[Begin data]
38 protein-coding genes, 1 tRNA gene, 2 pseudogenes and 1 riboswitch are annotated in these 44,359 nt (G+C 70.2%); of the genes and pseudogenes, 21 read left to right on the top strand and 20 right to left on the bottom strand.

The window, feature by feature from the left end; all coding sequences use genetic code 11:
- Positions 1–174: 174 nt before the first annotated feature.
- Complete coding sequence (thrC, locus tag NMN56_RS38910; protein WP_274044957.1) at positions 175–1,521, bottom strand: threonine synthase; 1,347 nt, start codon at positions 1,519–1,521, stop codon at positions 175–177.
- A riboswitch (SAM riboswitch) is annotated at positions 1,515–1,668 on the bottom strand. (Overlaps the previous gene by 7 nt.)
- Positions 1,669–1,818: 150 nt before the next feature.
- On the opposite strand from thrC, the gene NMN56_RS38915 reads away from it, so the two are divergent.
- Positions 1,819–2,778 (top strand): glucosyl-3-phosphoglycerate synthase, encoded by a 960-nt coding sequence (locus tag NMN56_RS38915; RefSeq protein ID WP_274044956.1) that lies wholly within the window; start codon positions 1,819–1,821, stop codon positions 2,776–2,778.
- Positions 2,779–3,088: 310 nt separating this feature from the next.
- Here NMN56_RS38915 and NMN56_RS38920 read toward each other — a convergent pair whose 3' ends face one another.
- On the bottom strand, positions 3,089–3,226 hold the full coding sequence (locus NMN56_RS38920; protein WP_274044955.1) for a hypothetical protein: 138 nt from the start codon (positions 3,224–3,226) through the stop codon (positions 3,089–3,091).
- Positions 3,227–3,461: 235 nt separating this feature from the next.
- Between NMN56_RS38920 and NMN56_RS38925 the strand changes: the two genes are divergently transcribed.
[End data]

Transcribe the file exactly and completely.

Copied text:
38 protein-coding genes, 1 tRNA gene, 2 pseudogenes and 1 riboswitch are annotated in these 44,359 nt (G+C 70.2%); of the genes and pseudogenes, 21 read left to right on the top strand and 20 right to left on the bottom strand.

The window, feature by feature from the left end; all coding sequences use genetic code 11:
- Positions 1–174: 174 nt before the first annotated feature.
- Complete coding sequence (thrC, locus tag NMN56_RS38910; protein WP_274044957.1) at positions 175–1,521, bottom strand: threonine synthase; 1,347 nt, start codon at positions 1,519–1,521, stop codon at positions 175–177.
- A riboswitch (SAM riboswitch) is annotated at positions 1,515–1,668 on the bottom strand. (Overlaps the previous gene by 7 nt.)
- Positions 1,669–1,818: 150 nt before the next feature.
- On the opposite strand from thrC, the gene NMN56_RS38915 reads away from it, so the two are divergent.
- Positions 1,819–2,778 (top strand): glucosyl-3-phosphoglycerate synthase, encoded by a 960-nt coding sequence (locus tag NMN56_RS38915; RefSeq protein ID WP_274044956.1) that lies wholly within the window; start codon positions 1,819–1,821, stop codon positions 2,776–2,778.
- Positions 2,779–3,088: 310 nt separating this feature from the next.
- Here NMN56_RS38915 and NMN56_RS38920 read toward each other — a convergent pair whose 3' ends face one another.
- On the bottom strand, positions 3,089–3,226 hold the full coding sequence (locus NMN56_RS38920; protein WP_274044955.1) for a hypothetical protein: 138 nt from the start codon (positions 3,224–3,226) through the stop codon (positions 3,089–3,091).
- Positions 3,227–3,461: 235 nt separating this feature from the next.
- Between NMN56_RS38920 and NMN56_RS38925 the strand changes: the two genes are divergently transcribed.